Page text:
Making Custom soap moulds - individual cavity, oval, loaf & other shapes

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Aug 5, 2014
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I've spent the last 8+ years studying manufacturing techniques of various industries and I've decided to make a setup tht will allow me to make a wide range of custom soap moulds (and hundreds of other things like custom interior car parts and a very wide array of other things like custom cell phone cases, laptop cases & more), so this will be very helpful in making moulds for my soap making hobby.

I've wanted to make a number of shapes that were just not possible without making custom moulds and none of the online companies said it was possible or the ones that did gave ridiculous costs, in the hundreds of dollars for a 6-8 cavity mold.

The only thing needed to do this is a prototype shape of the bar you want to produce, if you want raised lettering on the bar, that works, depressed lettering, should be fine as well (a little more tricky but doeable I think) and custom designs. With 3D printing being easily available, a design can be made to put on top of the bar and incorperate into your product.

Single bar moulds can be made or a grid of up to 36" long x 30" wide (possibly even larger) and a mix and match of the the bars could be put in the sheet so you could have 6 of one bar, 10 of another, 3 of another, whatever can fit on the sheet.

I've come up with a few ways to make oval shaped log moulds as well, of whatever size and shape desired and have found that making a 2 sided mould is really the best option, it gets clamped together & secured, poured & then dissassembled and it comes out much easier. It's even possible to do a squared/rectangular botton with a rounded top, to allow soap to stand up on it's flat bottom, but also have a rounded/oval side that some people like. Of course normal square/rectangular loaf moulds are possible.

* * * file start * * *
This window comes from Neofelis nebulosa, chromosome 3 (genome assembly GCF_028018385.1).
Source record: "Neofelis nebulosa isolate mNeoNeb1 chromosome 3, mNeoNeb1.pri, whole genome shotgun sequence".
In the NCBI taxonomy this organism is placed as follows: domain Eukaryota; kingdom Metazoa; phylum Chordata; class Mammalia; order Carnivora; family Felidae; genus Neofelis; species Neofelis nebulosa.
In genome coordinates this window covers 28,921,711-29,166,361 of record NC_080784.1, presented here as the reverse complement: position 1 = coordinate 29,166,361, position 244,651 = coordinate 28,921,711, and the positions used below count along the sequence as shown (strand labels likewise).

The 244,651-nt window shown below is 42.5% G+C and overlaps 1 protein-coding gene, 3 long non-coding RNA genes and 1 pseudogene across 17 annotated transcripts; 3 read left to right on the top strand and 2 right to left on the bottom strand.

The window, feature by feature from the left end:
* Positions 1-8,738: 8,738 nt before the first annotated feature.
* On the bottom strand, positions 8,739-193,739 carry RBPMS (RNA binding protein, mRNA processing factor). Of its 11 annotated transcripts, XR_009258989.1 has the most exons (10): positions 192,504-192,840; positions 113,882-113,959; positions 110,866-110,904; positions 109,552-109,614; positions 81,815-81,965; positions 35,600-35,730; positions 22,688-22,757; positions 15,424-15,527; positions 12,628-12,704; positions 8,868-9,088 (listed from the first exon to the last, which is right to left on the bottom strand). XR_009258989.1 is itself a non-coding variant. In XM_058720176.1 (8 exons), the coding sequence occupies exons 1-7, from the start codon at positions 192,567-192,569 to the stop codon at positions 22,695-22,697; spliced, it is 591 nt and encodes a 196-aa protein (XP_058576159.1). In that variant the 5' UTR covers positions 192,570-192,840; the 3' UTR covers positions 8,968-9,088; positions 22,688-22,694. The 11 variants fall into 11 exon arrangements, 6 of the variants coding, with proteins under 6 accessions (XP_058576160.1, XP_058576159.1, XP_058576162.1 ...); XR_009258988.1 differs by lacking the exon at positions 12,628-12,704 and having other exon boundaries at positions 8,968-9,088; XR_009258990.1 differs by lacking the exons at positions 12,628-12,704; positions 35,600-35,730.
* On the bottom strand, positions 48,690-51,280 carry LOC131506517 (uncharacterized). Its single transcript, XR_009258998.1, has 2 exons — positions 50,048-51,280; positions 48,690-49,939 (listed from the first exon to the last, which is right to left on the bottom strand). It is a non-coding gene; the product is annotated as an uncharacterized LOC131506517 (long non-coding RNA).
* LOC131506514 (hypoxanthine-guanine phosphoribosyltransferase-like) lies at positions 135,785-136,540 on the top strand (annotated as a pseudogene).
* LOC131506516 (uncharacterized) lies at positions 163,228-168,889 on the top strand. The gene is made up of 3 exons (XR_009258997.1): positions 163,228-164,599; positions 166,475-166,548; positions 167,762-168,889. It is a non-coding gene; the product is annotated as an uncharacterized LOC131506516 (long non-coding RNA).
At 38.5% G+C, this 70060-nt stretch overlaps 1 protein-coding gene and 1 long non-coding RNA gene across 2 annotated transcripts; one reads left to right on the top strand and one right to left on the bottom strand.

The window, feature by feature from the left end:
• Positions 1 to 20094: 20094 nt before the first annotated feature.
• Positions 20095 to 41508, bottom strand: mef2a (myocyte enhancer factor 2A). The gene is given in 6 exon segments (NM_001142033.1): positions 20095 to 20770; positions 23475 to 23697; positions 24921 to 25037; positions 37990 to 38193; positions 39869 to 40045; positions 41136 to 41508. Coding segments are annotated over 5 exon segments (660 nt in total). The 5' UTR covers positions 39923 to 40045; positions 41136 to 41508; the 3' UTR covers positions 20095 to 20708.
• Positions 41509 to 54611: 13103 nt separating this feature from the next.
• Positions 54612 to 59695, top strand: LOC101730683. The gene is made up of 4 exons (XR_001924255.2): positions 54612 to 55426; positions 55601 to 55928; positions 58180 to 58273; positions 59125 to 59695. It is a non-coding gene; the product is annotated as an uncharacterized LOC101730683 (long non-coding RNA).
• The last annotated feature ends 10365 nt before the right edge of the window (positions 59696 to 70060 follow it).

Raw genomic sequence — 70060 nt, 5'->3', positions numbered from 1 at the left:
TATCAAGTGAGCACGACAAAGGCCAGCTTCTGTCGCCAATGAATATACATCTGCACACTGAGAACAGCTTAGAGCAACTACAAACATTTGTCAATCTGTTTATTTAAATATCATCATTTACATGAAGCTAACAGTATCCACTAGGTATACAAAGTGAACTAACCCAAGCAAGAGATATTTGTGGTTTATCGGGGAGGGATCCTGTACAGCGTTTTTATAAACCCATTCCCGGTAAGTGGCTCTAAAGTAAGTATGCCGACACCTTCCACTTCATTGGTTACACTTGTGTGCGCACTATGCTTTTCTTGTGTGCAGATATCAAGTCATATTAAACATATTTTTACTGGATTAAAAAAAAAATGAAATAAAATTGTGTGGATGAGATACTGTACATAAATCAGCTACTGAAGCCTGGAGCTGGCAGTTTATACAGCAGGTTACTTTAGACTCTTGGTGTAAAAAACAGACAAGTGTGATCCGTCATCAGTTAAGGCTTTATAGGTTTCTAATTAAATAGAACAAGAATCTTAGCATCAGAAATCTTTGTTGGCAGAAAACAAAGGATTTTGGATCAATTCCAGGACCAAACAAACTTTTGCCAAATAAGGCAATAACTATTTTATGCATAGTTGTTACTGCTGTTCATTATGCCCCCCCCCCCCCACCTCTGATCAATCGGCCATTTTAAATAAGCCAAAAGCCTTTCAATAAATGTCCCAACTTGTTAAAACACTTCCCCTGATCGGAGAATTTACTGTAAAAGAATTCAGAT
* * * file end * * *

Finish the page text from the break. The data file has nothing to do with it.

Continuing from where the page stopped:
I found a REALLY easy way to remove soaps from loaf moulds or from cylinder moulds w/o using lining paper. The thing you need to do is use oil on the mold and cover the entire thing with a thing layer of oil (I found a low melting point fat is the best, liquids don't work anywere near as well) then you pour as notmal and allow to cure. Now the secret to remove the soap is compressed air from an air compressor, even a $5 12v tire inflator from walmart will work.

On a loaf that I had made of ABS plastic, I glued on a piece of 3/4" plywood on the bottom with a 3/8" hole drilled in the very center of the board, up into the mould. So there now is a hole in your mould but you can plug it with a tiny piece of scotch tape, as small as you can get and I even stick it to my shirt first to make it less sticky, just enough to mot move off the mould (this is before greasing the mould). This tape holds the soap in. Once it is cured you use an air gun, place it in the hole and slowly spray some air in.

A 20" long mould that is 3.5" widr (~87mm) is 70 sq inches. An air compressor can easily put out 60-70 PSI (most can do 100-120 w/o problem). So at even 30 PSI that comes out to 2100lbs of force pushing the soap out of the mold and I'm guessing it will start to move at about 5-10psi which is about 350-700 lbs of force. I've never had a problem with the sides/corners of the mould being damaged but I guess it is possible if they are damaged.

As for a cylinder, you need to have a cap that you can either scerw on, or attach it permenantly (which is counter intuitive) with PVC glue - NOT hot melt glue. Then you drill a hole in the middle of it and you do the same thing. A 3" PVC pipe has an area of 7 sq inches so you will need higher pressure to push the log out. 60psi would be about 420 lbs of force, 90 psi is about 630 and 100psi is 700lbs - all plenty to get the soap out. if you move to 4" pipe, you have 80% more pressure for each PSI you put into the pipe, so you will need a lower PSI most likely. Also, now you know how hydraulic & pneumatic jacks work.

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